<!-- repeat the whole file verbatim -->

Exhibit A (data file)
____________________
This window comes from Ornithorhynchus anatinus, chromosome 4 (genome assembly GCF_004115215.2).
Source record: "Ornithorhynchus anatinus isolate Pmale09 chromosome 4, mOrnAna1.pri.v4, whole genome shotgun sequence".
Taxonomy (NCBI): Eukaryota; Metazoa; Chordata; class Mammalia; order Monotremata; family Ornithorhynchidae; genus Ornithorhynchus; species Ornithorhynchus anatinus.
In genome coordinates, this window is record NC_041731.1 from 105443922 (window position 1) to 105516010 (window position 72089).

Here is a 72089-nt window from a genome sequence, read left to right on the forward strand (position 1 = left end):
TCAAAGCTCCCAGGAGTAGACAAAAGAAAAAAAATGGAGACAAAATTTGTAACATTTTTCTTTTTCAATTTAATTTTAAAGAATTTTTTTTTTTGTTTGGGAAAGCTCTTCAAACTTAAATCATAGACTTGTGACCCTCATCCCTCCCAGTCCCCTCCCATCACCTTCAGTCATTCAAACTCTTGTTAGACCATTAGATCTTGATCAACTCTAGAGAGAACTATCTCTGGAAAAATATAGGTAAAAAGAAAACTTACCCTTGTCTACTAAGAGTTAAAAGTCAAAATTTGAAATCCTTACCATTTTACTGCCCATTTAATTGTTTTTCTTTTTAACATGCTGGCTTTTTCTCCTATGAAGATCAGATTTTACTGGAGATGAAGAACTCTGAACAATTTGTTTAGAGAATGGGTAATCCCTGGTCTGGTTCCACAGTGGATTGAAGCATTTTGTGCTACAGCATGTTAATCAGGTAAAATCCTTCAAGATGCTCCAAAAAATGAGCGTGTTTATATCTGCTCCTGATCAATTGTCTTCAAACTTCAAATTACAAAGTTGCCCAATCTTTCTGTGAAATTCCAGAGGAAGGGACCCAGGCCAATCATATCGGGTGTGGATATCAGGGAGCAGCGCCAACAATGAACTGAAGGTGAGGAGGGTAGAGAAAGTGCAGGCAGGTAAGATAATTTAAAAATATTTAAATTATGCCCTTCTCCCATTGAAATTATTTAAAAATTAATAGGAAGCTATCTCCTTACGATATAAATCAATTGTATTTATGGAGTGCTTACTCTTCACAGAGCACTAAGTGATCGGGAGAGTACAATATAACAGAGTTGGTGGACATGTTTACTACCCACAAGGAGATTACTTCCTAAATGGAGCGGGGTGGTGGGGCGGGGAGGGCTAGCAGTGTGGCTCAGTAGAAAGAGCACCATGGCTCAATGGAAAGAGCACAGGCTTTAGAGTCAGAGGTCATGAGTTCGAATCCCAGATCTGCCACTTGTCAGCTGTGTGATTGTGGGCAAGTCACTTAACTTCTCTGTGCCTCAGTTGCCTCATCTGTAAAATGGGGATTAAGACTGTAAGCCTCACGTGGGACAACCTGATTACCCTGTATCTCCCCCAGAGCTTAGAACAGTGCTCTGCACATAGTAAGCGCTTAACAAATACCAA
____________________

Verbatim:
This window comes from Ornithorhynchus anatinus, chromosome 4 (genome assembly GCF_004115215.2).
Source record: "Ornithorhynchus anatinus isolate Pmale09 chromosome 4, mOrnAna1.pri.v4, whole genome shotgun sequence".
Taxonomy (NCBI): Eukaryota; Metazoa; Chordata; class Mammalia; order Monotremata; family Ornithorhynchidae; genus Ornithorhynchus; species Ornithorhynchus anatinus.
In genome coordinates, this window is record NC_041731.1 from 105443922 (window position 1) to 105516010 (window position 72089).

Here is a 72089-nt window from a genome sequence, read left to right on the forward strand (position 1 = left end):
TCAAAGCTCCCAGGAGTAGACAAAAGAAAAAAAATGGAGACAAAATTTGTAACATTTTTCTTTTTCAATTTAATTTTAAAGAATTTTTTTTTTTGTTTGGGAAAGCTCTTCAAACTTAAATCATAGACTTGTGACCCTCATCCCTCCCAGTCCCCTCCCATCACCTTCAGTCATTCAAACTCTTGTTAGACCATTAGATCTTGATCAACTCTAGAGAGAACTATCTCTGGAAAAATATAGGTAAAAAGAAAACTTACCCTTGTCTACTAAGAGTTAAAAGTCAAAATTTGAAATCCTTACCATTTTACTGCCCATTTAATTGTTTTTCTTTTTAACATGCTGGCTTTTTCTCCTATGAAGATCAGATTTTACTGGAGATGAAGAACTCTGAACAATTTGTTTAGAGAATGGGTAATCCCTGGTCTGGTTCCACAGTGGATTGAAGCATTTTGTGCTACAGCATGTTAATCAGGTAAAATCCTTCAAGATGCTCCAAAAAATGAGCGTGTTTATATCTGCTCCTGATCAATTGTCTTCAAACTTCAAATTACAAAGTTGCCCAATCTTTCTGTGAAATTCCAGAGGAAGGGACCCAGGCCAATCATATCGGGTGTGGATATCAGGGAGCAGCGCCAACAATGAACTGAAGGTGAGGAGGGTAGAGAAAGTGCAGGCAGGTAAGATAATTTAAAAATATTTAAATTATGCCCTTCTCCCATTGAAATTATTTAAAAATTAATAGGAAGCTATCTCCTTACGATATAAATCAATTGTATTTATGGAGTGCTTACTCTTCACAGAGCACTAAGTGATCGGGAGAGTACAATATAACAGAGTTGGTGGACATGTTTACTACCCACAAGGAGATTACTTCCTAAATGGAGCGGGGTGGTGGGGCGGGGAGGGCTAGCAGTGTGGCTCAGTAGAAAGAGCACCATGGCTCAATGGAAAGAGCACAGGCTTTAGAGTCAGAGGTCATGAGTTCGAATCCCAGATCTGCCACTTGTCAGCTGTGTGATTGTGGGCAAGTCACTTAACTTCTCTGTGCCTCAGTTGCCTCATCTGTAAAATGGGGATTAAGACTGTAAGCCTCACGTGGGACAACCTGATTACCCTGTATCTCCCCCAGAGCTTAGAACAGTGCTCTGCACATAGTAAGCGCTTAACAAATACCAA